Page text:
Cinema Bros’ Top 35 Shots of 2017

Cinematography is, in many ways, the most important aspect of the film. As the pen (or computer now I suppose) is to the writer or the brush is to the painter, so is the camera to the filmmaker. Cinematography is the language of cinema. Yes, the acting, costumes, set, sound and writing are also important, but choosing what to show the audience (or what not to) and how to show them is what makes movies, movies.

So, in order to recognize the great work cinematographers did last year, we have compiled our Top 35 Shots of 2017:

** We recommend you turn your screen brightness up. If you would like to view larger versions of the images, simply click/tap them.**

Super Dark Times

Director of Photography: Eli Born

By Jacob

This shot from Super Dark Times is every kid’s dream. Slicing things cleanly in half with very sharp objects should probably be a national pastime, right next to blowing stuff up on the 4th of July. It starts as harmless fun for these friends with a katana, but as the title might suggest things get super dark, super fast. Eli Born’s camerawork in this film is some of the most interesting stuff I saw from any film in 2017, and I’m actually somewhat terrified to see what he could do with a bigger budget. Super Dark Times is hauntingly beautiful to look at, and this katana slow-mo shot is only the beginning…trust me.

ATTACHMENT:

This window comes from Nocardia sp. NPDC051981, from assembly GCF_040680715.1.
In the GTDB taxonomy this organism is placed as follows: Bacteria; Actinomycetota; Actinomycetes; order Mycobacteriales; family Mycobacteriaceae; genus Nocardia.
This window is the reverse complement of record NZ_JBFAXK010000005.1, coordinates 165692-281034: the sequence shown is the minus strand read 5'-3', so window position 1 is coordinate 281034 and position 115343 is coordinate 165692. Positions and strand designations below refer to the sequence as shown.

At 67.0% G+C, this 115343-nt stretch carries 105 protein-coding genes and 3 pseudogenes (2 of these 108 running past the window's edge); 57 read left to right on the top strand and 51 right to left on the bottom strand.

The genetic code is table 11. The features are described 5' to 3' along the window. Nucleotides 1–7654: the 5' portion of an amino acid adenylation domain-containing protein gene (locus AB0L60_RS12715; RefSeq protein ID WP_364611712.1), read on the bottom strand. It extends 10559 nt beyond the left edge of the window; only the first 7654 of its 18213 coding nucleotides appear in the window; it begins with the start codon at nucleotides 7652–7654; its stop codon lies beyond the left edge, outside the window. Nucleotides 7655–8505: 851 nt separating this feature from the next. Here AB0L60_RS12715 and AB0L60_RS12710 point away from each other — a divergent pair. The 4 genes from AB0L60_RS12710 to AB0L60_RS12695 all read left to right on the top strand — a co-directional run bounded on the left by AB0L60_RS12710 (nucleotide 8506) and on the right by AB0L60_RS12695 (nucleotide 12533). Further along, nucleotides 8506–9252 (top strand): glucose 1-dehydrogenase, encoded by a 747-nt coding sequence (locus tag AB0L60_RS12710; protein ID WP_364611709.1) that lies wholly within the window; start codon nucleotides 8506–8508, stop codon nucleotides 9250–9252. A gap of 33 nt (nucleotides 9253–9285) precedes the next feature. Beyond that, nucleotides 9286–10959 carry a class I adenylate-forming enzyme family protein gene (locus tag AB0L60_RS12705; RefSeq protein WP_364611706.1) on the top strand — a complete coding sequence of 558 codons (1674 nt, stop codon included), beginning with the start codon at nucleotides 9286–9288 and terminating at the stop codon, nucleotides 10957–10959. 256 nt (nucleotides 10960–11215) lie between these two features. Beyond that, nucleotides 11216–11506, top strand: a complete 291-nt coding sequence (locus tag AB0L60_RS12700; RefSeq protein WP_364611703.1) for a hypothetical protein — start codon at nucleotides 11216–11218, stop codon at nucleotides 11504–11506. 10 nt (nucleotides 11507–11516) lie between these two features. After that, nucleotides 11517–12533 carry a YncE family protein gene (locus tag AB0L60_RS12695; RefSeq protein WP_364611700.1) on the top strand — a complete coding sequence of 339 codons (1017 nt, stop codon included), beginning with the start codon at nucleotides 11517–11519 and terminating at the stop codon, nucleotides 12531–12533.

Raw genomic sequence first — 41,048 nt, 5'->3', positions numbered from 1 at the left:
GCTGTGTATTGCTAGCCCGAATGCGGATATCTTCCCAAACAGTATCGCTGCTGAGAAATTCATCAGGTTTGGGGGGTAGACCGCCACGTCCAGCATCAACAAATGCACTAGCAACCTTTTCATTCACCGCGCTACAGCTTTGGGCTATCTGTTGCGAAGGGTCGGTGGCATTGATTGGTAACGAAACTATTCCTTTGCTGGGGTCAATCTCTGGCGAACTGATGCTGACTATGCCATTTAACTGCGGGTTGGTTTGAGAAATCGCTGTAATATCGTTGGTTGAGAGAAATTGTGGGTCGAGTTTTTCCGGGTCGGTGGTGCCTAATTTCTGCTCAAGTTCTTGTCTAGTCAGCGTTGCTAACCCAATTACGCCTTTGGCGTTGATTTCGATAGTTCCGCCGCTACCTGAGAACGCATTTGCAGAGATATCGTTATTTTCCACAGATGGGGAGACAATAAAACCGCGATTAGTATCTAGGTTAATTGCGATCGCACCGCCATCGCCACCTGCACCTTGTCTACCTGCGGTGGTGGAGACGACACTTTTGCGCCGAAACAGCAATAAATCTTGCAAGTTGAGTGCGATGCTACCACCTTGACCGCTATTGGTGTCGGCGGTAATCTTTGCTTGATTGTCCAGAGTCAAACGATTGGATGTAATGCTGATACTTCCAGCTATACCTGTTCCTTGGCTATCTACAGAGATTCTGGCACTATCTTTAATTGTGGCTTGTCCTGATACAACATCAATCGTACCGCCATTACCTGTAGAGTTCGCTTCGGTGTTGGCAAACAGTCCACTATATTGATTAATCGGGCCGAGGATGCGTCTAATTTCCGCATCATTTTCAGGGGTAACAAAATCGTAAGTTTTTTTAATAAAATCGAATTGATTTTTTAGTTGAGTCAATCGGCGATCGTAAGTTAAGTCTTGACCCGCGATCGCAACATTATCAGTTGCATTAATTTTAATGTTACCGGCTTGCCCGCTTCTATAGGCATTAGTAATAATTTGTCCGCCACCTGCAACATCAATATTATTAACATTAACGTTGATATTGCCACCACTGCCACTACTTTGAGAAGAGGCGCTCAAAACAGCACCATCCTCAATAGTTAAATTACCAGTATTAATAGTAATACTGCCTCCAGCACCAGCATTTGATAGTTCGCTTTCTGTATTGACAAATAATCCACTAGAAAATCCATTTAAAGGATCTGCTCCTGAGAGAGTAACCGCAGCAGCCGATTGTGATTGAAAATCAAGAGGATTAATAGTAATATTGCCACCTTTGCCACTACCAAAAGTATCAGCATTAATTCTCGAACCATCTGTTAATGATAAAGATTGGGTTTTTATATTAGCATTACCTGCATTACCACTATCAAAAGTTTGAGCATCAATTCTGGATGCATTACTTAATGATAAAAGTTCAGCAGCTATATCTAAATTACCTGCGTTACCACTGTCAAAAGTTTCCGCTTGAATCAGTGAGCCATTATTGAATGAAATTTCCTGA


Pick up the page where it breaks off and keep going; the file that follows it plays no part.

Atomic Blonde

Director of Photography: Jonathan Sela

By Josiah